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Re: Replacing WebSQL with a Relational Data Model.

From: Nathan <nathan@webr3.org>
Date: Tue, 26 Oct 2010 19:03:25 +0100
Message-ID: <4CC717ED.1070306@webr3.org>
To: public-webapps@w3.org
CC: Jonas Sicking <jonas@sicking.cc>, Keean Schupke <keean@fry-it.com>, Arthur Barstow <art.barstow@nokia.com>
Jonas Sicking wrote:
> On Mon, Oct 25, 2010 at 10:24 AM, Keean Schupke <keean@fry-it.com> wrote:
>> We (www.fry-it.com) produce websites and mobile apps. We have been looking
>> at HTML5 for developing mobile apps, and for the kind of apps that we want
>> to produce the client side WebSQL API provided what we needed. The IndexedDB
>> is not suitable (no joins, no compound indexes etc...).
> [snip]
> One thing that I'm wary of is going the full relational route of
> requiring that values be split up into columns. It's really nice that
> javascript objects can be stored as-is, and then use key-paths to
> access specific values within an object. But I think that should be
> doable while still keeping the benefits of your proposal.

Likewise, personally all data I use is either in graph or k/v format, 
and have found (like many others), that primary speed gains come from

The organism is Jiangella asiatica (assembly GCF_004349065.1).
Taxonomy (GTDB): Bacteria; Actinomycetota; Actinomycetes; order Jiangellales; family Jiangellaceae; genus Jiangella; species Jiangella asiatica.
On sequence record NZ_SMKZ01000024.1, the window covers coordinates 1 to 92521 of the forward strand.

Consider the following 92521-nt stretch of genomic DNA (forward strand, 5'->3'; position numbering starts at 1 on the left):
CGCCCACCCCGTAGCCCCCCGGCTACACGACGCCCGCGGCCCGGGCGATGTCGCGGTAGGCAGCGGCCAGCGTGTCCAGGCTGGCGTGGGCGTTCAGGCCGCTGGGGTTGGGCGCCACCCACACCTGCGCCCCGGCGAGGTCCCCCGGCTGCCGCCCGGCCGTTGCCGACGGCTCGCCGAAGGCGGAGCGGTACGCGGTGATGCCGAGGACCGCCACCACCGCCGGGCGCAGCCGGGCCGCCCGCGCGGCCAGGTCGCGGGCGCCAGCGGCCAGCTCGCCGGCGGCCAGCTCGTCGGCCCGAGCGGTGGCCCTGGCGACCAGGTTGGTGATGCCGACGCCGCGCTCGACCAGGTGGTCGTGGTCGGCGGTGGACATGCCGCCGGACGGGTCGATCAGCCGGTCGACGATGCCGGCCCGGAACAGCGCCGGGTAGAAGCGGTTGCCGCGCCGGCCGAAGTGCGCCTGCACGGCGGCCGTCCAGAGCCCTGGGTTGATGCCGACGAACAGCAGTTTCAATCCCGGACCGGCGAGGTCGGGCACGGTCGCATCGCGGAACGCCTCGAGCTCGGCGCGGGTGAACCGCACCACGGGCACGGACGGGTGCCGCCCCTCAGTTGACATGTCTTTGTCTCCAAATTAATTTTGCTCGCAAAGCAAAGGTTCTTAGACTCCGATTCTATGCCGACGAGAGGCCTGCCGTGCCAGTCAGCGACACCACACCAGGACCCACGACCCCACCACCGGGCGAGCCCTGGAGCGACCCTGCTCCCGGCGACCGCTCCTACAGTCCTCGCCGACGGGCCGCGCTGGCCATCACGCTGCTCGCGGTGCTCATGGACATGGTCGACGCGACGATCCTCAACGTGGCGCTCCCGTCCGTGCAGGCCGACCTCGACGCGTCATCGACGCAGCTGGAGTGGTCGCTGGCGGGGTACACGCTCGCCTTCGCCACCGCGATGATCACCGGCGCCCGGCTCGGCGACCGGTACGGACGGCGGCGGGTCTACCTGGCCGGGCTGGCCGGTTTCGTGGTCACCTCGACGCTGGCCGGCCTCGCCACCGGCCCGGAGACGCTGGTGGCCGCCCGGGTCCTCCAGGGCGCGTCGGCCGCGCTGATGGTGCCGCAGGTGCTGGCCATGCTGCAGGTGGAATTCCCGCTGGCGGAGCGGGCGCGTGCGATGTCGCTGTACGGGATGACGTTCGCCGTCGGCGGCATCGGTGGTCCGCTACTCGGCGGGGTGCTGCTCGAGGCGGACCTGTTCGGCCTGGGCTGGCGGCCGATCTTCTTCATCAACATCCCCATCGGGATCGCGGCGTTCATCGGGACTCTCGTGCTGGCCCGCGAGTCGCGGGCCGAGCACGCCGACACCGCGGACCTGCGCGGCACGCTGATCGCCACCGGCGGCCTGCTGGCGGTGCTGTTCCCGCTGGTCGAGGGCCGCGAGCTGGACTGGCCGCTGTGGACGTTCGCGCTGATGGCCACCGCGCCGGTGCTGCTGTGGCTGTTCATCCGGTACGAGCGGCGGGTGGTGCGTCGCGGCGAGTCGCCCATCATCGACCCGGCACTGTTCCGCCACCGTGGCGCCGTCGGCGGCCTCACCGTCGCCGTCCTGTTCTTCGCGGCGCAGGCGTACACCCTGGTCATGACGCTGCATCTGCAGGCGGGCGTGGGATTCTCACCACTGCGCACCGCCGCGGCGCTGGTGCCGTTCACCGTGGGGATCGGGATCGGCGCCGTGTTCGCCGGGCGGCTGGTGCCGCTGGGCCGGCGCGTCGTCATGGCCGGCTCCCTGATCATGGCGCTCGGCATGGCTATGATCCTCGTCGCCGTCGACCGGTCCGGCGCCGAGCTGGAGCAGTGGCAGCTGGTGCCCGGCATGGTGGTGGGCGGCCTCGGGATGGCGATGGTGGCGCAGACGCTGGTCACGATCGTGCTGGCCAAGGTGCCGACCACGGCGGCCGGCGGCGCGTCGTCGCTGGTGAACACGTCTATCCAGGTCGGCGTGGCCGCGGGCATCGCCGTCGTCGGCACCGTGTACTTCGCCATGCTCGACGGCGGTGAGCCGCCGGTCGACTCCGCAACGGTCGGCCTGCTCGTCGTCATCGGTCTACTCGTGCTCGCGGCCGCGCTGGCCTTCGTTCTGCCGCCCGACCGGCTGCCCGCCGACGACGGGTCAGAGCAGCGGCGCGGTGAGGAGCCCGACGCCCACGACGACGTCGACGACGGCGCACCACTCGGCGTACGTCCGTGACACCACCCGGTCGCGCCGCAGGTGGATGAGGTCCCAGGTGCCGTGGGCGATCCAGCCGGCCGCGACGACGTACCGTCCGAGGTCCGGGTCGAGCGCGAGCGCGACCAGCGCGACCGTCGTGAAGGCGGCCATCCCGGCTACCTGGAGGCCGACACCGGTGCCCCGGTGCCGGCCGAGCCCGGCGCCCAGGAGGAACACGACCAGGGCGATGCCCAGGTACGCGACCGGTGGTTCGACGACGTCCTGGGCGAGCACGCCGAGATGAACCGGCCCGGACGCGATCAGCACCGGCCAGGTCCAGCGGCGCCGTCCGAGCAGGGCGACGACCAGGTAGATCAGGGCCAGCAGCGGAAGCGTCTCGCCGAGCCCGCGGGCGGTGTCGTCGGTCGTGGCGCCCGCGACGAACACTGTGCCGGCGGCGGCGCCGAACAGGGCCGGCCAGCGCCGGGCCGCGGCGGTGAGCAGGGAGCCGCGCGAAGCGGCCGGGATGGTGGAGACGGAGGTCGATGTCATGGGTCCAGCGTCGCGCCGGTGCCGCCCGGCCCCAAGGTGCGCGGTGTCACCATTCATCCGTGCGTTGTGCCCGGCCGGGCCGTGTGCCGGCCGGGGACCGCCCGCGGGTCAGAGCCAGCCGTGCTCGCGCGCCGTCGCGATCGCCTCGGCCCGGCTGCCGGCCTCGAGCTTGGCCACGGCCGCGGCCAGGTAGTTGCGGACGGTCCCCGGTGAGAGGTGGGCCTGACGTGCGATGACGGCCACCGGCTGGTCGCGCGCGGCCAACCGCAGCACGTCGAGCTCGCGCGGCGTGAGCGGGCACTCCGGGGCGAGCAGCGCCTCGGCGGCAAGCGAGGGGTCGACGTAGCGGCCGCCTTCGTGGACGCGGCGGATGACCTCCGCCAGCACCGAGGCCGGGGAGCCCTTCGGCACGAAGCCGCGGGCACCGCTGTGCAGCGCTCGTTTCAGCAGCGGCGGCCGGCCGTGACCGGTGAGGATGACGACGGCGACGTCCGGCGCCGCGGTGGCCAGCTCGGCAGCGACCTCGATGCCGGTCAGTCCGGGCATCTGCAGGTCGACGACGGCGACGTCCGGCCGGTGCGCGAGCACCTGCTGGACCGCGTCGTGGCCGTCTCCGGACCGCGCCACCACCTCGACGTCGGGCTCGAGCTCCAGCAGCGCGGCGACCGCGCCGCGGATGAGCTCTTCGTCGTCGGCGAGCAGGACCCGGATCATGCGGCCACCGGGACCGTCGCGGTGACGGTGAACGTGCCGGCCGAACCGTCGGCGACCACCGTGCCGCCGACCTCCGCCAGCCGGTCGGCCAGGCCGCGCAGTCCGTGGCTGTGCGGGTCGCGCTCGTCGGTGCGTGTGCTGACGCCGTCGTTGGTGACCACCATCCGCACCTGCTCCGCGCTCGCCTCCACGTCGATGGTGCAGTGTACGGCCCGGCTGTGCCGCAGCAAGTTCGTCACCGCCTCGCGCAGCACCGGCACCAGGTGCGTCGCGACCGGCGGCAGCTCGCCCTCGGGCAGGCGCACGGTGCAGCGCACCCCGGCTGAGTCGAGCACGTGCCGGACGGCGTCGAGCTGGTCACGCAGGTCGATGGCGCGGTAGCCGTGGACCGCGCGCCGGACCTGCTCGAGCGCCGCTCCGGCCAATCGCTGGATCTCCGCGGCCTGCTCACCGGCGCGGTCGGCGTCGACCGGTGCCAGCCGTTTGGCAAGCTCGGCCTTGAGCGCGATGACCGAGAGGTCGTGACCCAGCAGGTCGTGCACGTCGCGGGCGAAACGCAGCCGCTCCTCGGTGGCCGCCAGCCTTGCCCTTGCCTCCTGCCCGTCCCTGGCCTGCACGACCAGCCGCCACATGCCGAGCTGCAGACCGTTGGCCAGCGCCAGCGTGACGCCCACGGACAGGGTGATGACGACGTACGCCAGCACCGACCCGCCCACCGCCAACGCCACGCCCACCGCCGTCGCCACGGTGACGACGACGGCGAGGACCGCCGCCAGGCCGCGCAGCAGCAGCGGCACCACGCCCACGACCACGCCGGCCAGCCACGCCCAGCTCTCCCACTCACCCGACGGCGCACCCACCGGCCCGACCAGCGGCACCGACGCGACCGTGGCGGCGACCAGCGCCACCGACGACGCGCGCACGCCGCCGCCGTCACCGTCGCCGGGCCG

changing the underlying data model rather than trying to map forwards 
and backwards between objects, graphs and tabular data in a relational 
data model, via SQL.

However, over and above any issues of speed or this-vs-that, I strongly 
feel that universality should be priority number one, what all of us 
*need* is a /single/ standardized storage interface implemented 
everywhere javascript is, and certainly in all the major browsers.

Keean, I think what you are proposing is great, but should be an API 
layered on top of IndexedDB, and which uses IndexedDB - the fact is 
we're dealing with javascript here, focus has to be on handling the 
structures provided (object/array) and getting them in and out of a 
persistence layer as optimally as possible.

Thus, once we have this single universal persistence interface we can 
wrap it up in other model or context specific APIs (such as the one you 
describe), lessons can be learned, bugs filed, and over time speed 
increases and optimizations will be introduced.

The critical point here is that we need only one standardized interface, 
not a perfectly optimized for data-model-x one, not a uses 
query-language-foo one, just something that we can all use to persist 
data from javascript, and wrap in other APIs, that way any optimizations 
made will benefit everybody - regardless of their preferred interface, 
data model & query style.

Best,

Nathan
Received on Tuesday, 26 October 2010 18:04:19 GMT

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